Wellness is the new black
Workplace Wellbeing is big business worldwide and getting bigger. Here in New Zealand (and no doubt other places) there is ever-increasing legislative imperatives for employers to take employee wellbeing seriously.
Sadly, there are also stories of large investments with little benefit. There are even worse stories of alarming ethics e.g. linking employee wellbeing actions with rewards.
What might be going wrong? I have some (somewhat educated, but as yet not fully proven) hunches about what might be behind some of the failure stories hitting the headlines.
Firstly many wellbeing programs focus on the employee’s physical and mental wellbeing: the (in)famous fruit bowl, lunchtime yoga, step challenge, and ROUK? training.
Such initiatives are important. I for one am all for a free piece of fruit and lunchtime stretch.
So why then might such good intentions by employers not quite be going to plan?
There are a couple of directly related challenges. Firstly, behaviour change is hard. Dam hard. And it mostly fails.
A second issue is those that need the fruit or exercise most, seem to be the least likely to get involved. These programs end up preaching to (and funding) the converted. Why don’t the less naturally healthy tend to opt-in as much?
I suspect a combination of embarrassment and values. What overweight, older, employee wants to join their slim young colleagues while donning ‘activewear? Re: values – some people don’t value health as much as others. Trying to get people to make changes for things they value is hard enough, when they don’t value health it is a fools’ errand.
What is missing?
What I want to talk about now has nothing to do with the details of such programmes. I want to discuss what is missing from them.
Programs focusing on specific wellbeing behaviours may be necessary but not sufficient.
What do I mean by that? If you are sick, sad, or unwell it is hard to bring your best self to work. Conversely, if you are vibrant, happy, and healthy you might bring your best self to work, or you might still leave her at home, or on the sports field.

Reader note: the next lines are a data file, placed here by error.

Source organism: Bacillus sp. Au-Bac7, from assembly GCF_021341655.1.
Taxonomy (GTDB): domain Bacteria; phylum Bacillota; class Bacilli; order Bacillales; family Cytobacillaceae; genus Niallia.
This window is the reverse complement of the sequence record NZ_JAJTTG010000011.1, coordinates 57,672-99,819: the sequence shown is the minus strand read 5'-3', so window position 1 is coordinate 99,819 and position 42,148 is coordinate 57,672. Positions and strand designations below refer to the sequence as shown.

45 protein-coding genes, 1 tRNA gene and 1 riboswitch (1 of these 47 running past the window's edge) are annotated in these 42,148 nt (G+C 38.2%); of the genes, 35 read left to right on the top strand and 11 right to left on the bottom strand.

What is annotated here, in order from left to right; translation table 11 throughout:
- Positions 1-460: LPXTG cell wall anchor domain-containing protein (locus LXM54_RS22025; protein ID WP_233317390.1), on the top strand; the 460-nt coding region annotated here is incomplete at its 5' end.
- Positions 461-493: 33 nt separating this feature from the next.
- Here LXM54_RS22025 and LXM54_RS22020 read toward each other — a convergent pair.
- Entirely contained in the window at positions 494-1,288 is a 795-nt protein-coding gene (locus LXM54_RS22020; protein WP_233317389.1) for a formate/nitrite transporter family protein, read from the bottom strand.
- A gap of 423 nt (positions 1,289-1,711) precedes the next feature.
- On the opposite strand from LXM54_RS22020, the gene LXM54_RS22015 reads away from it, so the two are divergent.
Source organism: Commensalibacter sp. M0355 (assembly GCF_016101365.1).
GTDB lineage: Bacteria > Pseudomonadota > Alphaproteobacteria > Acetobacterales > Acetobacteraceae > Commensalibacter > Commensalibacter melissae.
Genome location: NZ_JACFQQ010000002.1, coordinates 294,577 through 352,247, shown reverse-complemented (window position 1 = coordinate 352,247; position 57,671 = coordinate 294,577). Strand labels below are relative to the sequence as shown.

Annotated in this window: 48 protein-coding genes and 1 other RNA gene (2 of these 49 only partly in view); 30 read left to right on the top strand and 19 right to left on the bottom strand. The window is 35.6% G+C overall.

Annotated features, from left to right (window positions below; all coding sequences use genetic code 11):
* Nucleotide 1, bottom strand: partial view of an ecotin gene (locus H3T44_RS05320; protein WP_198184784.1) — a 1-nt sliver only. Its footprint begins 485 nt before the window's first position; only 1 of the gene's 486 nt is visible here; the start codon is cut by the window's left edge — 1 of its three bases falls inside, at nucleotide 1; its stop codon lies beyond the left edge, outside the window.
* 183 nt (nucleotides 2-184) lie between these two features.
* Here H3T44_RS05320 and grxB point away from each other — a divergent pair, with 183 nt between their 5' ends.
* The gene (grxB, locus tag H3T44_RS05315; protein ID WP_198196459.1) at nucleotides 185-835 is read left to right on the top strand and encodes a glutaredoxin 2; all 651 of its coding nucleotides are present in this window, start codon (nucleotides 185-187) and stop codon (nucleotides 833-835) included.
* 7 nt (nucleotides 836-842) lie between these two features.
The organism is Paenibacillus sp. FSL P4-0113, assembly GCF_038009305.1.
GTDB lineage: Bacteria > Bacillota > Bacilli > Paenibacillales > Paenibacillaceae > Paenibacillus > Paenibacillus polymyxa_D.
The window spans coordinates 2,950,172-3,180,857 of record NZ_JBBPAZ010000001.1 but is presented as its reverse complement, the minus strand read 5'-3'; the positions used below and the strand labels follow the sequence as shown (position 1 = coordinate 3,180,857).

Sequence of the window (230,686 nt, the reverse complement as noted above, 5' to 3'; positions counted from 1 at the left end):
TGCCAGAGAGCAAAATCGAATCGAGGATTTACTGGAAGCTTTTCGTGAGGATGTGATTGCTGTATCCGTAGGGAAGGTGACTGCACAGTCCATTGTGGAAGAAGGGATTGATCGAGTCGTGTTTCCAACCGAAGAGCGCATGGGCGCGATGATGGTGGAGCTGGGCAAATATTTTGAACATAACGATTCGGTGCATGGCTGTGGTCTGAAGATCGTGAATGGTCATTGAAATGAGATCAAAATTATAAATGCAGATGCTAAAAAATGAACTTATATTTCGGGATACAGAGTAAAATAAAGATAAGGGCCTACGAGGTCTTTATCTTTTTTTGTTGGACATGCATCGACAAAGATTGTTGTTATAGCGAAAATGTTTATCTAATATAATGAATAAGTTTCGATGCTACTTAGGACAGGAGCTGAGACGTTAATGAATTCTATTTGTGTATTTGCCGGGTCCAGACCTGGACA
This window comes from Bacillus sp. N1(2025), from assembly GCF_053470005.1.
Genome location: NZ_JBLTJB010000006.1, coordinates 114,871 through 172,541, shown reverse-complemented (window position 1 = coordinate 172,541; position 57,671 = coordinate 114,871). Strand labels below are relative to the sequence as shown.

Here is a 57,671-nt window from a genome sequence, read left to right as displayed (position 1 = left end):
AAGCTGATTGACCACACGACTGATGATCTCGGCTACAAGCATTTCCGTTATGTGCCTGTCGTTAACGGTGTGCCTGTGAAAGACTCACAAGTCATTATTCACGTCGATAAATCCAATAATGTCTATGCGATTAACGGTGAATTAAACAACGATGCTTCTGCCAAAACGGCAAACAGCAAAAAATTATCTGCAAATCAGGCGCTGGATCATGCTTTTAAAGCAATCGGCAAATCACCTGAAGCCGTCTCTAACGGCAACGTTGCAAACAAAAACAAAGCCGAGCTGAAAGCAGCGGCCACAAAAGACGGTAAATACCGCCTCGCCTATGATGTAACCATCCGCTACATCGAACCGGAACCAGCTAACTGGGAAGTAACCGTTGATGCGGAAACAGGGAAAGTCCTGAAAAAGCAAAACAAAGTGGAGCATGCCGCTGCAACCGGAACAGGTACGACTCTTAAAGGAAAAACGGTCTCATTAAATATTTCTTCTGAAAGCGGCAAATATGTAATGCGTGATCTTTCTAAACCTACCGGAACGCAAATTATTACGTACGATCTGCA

I am sorry to say, employers … but yes you need more if you want employee wellbeing to translate into employee performance (and ultimately business performance).
You need to consider…
Aaah leadership, so important, so easy to do so very badly. Hands up who has had mostly leaders they respect admire and wish to go that extra mile for?
Person <-> Job Fit
Are your people doing jobs that call to them? Ones that use their skills and align with what they value? You can read more about getting this stuff right here.
At the very least are your staff in a pleasant enough environment that they value and appreciate for its ability to support their other interests (like that ultra-marathon they are doing next month).
If you are doing a job that calls to you, under a boss you are comfortable with you might be able to bring your best self to the role. But what if the culture is one of distrust? Of underhand tactics? What then? A poor culture (likewise for a poor leader) is actually shown to be detrimental to employee performance.
But and I hear you yelling: How on earth do we do all this? How can we do our jobs and meet our customers’ needs if we are trying to have great leaders, create and maintain a great culture, with the best people in the best roles, and topping up the fruit bowl and organising a lunchtime mindful run around the park?
My challenge to us all is: how can you do great jobs and meet your customers’ needs if your people are leaving their best selves at the door, or worse their best selves are lost even to them, in the stress of life and the job?
What are your thoughts?
Yours as ever,